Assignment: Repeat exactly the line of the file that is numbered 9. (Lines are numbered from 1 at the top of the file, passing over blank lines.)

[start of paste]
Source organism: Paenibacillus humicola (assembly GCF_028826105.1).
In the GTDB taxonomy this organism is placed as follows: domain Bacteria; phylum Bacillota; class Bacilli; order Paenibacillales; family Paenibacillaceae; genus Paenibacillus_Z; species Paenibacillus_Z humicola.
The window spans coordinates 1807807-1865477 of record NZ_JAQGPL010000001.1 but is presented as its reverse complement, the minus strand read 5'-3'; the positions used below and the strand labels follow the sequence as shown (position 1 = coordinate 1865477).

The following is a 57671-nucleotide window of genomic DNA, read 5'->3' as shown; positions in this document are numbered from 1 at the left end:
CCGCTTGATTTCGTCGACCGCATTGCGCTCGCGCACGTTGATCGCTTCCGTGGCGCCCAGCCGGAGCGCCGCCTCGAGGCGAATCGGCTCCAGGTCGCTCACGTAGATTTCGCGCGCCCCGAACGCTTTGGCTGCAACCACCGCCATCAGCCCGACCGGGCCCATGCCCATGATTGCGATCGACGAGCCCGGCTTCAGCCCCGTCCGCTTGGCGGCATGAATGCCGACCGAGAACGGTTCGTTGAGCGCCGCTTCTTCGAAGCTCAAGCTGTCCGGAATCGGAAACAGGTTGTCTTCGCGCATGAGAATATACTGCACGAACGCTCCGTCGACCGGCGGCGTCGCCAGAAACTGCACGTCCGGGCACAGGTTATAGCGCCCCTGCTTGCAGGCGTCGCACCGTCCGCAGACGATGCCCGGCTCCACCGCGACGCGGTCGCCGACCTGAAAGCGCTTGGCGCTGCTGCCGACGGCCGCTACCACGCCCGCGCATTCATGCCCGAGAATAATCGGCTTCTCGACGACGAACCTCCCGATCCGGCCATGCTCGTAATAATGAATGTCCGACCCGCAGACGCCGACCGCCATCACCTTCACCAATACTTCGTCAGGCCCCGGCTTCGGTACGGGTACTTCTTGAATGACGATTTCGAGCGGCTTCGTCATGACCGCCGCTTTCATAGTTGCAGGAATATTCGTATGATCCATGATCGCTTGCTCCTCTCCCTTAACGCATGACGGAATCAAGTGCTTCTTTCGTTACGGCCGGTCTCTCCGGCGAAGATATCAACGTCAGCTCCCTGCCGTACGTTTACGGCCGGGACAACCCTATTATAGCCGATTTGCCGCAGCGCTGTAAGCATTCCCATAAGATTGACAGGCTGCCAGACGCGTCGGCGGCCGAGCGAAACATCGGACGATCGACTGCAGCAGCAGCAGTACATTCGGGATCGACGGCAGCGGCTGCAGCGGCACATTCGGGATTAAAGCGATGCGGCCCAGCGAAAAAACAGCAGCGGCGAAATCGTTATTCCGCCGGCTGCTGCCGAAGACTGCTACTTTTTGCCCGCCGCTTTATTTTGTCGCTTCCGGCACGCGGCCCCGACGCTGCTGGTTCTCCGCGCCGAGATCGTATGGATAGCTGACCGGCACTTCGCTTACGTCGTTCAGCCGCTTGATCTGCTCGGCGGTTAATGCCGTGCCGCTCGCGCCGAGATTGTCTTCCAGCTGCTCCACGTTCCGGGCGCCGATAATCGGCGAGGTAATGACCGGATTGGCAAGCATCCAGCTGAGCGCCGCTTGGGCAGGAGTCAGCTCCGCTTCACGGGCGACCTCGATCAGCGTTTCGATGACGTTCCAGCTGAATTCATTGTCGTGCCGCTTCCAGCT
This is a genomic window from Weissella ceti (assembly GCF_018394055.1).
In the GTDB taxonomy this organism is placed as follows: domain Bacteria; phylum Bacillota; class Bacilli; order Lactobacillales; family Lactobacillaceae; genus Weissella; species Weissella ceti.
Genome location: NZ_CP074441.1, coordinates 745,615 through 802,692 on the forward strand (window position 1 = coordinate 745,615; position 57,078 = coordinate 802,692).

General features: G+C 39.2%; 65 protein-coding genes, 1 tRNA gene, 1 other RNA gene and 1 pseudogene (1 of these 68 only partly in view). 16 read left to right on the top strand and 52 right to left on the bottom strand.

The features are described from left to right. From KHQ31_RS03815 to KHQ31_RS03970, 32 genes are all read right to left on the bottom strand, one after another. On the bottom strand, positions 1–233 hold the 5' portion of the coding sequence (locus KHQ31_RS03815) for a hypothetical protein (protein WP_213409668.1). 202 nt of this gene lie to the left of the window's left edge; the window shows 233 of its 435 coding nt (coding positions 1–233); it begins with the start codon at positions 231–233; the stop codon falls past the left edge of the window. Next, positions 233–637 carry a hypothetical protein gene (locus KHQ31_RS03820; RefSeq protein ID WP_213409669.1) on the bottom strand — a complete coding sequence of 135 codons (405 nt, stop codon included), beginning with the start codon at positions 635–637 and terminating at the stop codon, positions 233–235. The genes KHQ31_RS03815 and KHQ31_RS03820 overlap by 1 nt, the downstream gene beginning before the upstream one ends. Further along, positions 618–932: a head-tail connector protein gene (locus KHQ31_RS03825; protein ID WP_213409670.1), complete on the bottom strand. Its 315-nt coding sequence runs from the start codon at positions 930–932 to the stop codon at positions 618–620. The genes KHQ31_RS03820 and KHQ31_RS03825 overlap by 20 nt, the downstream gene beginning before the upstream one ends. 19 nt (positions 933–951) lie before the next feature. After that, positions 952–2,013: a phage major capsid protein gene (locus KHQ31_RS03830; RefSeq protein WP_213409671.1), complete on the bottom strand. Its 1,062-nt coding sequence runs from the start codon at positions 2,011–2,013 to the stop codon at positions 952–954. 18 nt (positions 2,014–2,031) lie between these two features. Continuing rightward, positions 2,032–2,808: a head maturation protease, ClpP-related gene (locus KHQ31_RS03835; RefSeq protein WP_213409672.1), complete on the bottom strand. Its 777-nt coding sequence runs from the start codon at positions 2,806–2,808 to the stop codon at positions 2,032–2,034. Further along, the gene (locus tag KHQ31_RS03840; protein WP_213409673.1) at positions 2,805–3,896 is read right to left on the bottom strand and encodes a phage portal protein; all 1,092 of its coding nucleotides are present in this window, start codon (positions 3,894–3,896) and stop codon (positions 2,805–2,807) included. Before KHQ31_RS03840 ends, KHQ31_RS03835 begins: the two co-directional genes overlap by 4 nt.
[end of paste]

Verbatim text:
General features: G+C 39.2%; 65 protein-coding genes, 1 tRNA gene, 1 other RNA gene and 1 pseudogene (1 of these 68 only partly in view). 16 read left to right on the top strand and 52 right to left on the bottom strand.